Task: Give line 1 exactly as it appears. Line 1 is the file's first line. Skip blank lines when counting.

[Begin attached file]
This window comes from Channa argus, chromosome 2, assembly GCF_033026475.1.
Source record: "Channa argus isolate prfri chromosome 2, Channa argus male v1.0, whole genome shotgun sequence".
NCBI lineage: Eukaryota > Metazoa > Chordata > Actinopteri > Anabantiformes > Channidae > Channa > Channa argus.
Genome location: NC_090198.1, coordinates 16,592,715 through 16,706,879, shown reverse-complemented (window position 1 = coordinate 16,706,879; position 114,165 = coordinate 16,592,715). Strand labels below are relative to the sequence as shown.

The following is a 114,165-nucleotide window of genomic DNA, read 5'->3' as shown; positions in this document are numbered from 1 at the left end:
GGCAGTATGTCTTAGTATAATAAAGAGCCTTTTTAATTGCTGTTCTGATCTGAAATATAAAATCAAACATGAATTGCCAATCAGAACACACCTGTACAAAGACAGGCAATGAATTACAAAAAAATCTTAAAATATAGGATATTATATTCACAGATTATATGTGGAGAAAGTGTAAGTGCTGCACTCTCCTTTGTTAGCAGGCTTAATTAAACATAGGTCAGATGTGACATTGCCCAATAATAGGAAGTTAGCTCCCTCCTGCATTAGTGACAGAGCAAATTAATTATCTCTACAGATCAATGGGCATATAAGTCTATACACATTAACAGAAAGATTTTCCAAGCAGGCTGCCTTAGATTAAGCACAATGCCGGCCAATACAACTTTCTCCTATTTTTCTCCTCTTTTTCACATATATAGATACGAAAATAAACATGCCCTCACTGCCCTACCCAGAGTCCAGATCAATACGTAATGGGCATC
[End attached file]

This window comes from Channa argus, chromosome 2, assembly GCF_033026475.1.